Beautiful Boy (2018)
Out Now On-Demand
Steve Carell is a father who watches his son (Oscar nominee Timothée Chalamet, Call Me By Your Name) struggle with meth addiction in this drama based on the memoirs of David and Nic Sheff. Writer-director Felix Van Groenigen (The Broken Circle Breakdown) chronicles the heartbreaking and inspiring experience of survival, relapse, and recovery in a family coping with addiction over many years.
- Felix Van Groeningen('The Broken Circle Breakdown', 'The Misfortunates', 'Belgica')
Rating: RP16 Drug use, sex scenes and offensive language
Beautiful Boy is an ambitious film, one that hopes to make known the exhausting heartbreak of addiction. Unfortunately, it ends up simply exhausting.
Based on a pair of memoirs from father and son David (Steve Carell) and Nic Sheff (Timothée Chalamet), Beautiful Boy follows their parallel experiences with Nic’s meth addiction. Carrell does a decent job of portraying the parent, as subject of the sentence: a parent’s worst nightmare. Though never entirely convincing, Chalamet’s performance is skillfully bodily; that scrawny hunch, all limbs. Never fully committing to either character’s point of view only hurts the film, as does the offensive underutilisation of Maura Tierney and Amy Ryan, who at least do well with the little screen time they were allotted. It was Kaitlyn Dever, though, who really excels, even in the most minor role.
Directed by Felix Van Groeningen, the film’s first act is choppy and unfocused, structured around flashbacks and flashforwards in a temporality that mirrors Nic’s recurrent rhythm of relapse and recovery. This clever approach, however, is soon abandoned for a more traditional, straightforward narrative, and in that shift the film’s distinction is lost.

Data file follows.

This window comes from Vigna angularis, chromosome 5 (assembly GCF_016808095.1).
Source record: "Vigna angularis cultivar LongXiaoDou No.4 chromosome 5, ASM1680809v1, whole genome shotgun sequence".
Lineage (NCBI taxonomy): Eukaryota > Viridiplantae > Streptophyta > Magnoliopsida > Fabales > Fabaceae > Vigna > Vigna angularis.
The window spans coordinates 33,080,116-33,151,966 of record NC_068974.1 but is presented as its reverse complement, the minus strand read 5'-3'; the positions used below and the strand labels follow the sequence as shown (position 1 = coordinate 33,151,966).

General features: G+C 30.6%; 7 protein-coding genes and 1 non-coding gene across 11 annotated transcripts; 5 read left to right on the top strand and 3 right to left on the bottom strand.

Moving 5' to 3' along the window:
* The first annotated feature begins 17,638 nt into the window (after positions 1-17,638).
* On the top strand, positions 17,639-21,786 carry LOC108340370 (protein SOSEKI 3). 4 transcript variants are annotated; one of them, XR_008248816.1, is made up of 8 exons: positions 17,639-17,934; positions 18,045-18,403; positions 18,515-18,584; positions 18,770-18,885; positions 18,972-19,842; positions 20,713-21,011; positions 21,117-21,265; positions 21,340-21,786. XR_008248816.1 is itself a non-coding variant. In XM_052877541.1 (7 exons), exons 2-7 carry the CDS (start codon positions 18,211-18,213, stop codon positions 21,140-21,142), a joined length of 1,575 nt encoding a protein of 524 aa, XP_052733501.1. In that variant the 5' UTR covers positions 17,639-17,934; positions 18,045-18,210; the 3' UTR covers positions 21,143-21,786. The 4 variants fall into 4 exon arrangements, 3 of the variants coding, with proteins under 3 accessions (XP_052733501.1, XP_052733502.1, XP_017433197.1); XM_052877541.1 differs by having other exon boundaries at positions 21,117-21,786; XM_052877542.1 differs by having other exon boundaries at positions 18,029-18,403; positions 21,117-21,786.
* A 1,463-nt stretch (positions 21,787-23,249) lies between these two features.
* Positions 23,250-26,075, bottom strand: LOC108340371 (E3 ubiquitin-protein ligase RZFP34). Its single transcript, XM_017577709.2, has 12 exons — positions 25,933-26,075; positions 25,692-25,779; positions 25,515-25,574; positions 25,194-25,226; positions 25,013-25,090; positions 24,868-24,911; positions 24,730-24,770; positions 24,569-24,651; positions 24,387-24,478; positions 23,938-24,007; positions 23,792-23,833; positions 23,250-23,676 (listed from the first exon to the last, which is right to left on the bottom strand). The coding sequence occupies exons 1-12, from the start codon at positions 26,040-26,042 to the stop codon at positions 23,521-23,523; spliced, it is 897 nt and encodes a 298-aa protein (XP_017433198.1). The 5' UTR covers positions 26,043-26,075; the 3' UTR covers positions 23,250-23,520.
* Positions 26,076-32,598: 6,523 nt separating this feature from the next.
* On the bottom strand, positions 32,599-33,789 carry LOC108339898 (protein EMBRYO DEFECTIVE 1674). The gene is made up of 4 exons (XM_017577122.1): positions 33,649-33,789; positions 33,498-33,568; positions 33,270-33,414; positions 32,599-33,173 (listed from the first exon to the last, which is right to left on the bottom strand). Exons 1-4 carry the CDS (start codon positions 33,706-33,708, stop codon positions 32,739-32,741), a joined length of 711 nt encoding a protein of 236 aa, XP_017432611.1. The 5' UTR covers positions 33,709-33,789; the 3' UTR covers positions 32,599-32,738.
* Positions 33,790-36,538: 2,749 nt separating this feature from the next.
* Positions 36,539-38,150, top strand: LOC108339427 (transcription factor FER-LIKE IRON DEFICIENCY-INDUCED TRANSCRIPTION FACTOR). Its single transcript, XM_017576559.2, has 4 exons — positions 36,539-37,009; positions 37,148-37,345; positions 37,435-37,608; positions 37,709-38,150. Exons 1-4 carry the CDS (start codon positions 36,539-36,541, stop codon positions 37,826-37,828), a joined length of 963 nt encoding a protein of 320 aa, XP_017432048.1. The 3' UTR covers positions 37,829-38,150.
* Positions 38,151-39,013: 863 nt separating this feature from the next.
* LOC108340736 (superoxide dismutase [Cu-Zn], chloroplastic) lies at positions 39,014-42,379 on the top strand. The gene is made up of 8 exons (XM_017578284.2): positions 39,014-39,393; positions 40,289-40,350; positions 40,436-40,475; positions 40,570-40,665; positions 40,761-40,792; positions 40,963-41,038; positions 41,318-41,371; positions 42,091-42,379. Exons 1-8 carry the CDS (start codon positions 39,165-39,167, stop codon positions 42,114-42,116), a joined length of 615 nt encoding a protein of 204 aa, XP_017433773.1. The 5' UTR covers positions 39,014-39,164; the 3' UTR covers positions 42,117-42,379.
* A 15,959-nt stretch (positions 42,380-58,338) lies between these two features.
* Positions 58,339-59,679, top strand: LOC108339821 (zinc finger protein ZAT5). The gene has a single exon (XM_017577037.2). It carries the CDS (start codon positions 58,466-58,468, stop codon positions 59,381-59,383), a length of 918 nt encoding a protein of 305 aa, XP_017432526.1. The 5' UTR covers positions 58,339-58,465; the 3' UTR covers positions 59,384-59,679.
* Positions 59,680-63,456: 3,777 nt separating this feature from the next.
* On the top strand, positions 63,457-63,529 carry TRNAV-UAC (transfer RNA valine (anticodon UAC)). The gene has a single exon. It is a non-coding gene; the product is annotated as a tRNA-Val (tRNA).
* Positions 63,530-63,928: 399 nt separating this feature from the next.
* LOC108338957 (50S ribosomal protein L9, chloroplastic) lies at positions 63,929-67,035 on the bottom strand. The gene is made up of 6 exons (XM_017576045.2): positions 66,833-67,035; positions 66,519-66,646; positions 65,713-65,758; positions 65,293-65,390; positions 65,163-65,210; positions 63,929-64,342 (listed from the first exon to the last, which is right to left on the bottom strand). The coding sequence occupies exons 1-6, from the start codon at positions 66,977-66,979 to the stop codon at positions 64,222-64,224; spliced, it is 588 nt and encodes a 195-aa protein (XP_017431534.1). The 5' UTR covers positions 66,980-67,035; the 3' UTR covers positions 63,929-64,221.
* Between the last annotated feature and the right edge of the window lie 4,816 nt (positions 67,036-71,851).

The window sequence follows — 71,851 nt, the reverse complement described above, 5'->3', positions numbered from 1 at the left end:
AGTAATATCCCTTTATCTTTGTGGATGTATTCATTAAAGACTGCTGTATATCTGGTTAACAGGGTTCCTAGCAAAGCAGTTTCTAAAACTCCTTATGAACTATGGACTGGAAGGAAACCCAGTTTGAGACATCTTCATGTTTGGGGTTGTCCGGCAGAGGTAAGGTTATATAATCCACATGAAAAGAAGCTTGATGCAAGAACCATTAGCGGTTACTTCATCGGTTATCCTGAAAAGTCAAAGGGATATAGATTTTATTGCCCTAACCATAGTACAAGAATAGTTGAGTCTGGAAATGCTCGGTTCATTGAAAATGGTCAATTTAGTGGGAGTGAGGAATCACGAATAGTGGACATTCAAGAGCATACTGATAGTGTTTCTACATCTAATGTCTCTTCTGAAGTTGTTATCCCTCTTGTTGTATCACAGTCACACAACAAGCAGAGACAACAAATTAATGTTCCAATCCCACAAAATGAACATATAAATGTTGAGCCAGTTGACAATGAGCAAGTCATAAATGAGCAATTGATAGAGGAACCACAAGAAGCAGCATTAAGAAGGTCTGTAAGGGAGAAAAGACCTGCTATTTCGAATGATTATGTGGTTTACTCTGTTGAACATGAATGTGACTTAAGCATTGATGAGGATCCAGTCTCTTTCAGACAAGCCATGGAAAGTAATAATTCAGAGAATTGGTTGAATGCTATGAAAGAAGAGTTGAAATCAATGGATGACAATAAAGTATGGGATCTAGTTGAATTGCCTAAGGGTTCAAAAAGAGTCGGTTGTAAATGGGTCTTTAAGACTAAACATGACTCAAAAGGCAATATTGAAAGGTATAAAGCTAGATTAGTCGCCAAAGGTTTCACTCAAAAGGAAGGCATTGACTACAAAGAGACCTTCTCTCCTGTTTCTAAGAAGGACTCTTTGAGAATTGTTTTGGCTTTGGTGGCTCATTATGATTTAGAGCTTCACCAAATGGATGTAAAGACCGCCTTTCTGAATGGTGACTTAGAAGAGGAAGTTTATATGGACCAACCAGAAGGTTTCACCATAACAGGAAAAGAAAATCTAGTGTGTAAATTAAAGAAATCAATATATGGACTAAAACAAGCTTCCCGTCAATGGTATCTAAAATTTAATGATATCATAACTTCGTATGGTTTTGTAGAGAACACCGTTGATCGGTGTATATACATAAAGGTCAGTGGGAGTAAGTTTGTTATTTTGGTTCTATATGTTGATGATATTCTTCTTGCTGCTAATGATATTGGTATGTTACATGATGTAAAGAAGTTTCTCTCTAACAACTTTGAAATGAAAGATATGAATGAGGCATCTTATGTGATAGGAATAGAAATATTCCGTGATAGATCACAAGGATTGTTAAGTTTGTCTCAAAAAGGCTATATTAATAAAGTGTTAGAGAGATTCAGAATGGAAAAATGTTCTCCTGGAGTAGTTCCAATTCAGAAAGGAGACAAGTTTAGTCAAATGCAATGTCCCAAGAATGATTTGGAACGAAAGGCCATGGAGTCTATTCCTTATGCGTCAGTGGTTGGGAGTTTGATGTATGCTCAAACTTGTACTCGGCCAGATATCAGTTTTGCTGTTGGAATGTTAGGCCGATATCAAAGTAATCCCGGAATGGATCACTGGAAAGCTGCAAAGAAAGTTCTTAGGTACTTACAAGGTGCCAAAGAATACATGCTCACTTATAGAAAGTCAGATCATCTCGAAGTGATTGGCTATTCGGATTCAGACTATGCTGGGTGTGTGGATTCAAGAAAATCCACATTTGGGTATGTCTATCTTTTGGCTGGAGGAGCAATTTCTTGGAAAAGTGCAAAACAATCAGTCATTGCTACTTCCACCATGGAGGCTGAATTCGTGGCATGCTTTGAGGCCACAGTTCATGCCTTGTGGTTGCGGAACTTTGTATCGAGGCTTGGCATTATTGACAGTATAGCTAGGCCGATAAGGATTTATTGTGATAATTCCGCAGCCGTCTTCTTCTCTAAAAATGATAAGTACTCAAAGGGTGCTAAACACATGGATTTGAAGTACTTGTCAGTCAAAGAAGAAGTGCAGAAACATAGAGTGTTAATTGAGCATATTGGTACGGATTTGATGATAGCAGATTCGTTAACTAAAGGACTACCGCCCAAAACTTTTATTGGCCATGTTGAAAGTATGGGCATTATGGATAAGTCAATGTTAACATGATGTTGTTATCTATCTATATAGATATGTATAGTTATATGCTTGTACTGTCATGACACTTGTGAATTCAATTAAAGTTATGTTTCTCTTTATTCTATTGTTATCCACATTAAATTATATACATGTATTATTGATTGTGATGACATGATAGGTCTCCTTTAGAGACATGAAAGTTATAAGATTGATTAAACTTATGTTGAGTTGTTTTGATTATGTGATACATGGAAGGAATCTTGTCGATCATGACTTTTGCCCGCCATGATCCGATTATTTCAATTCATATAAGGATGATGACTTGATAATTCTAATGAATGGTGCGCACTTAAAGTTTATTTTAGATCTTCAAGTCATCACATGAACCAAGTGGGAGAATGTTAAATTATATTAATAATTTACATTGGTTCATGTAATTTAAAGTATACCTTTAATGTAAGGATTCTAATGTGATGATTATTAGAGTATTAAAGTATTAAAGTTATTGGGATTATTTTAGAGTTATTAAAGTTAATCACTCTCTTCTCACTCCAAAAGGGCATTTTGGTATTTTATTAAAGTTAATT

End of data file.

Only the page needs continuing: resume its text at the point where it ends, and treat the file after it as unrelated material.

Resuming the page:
The film does have its tender moments—there’s this one gorgeous scene when Nic talks with his kid brother during a family beach trip. And yet, too many unnecessary tangents, bad music cues and heavy-handed exposition involving Nic’s textbook-disturbing drug-addled drawings take away the possibility for sincere emotional resonance. With end titles citing addiction statistics, the film ends up feeling a little like a glorified anti-drug campaign.
Los Angeles Times
TimeOut (New York)
Stuff.co.nz (Graeme Tuckett)
It's spectacularly performed with its uneasy tale, inapposite (at times) sound design and unbalanced tone; lowering its overall impact.
Carell and Chalamet Shine in Darkness
A tear-jerky true story exploring the collateral damage of drug addiction. Chalamet captures the angsty wasted youth who embarks on a drug addled odyssey while Carell serves as the soft-spoken landing pad father who constantly picks up the broken pieces. Beautiful Boy gives Carell one of his most career defining roles - proving how even the most minor facial expressions can make us laugh - like we did when he was Michael Scott - and cry at the torture his character David Sheff is going through here.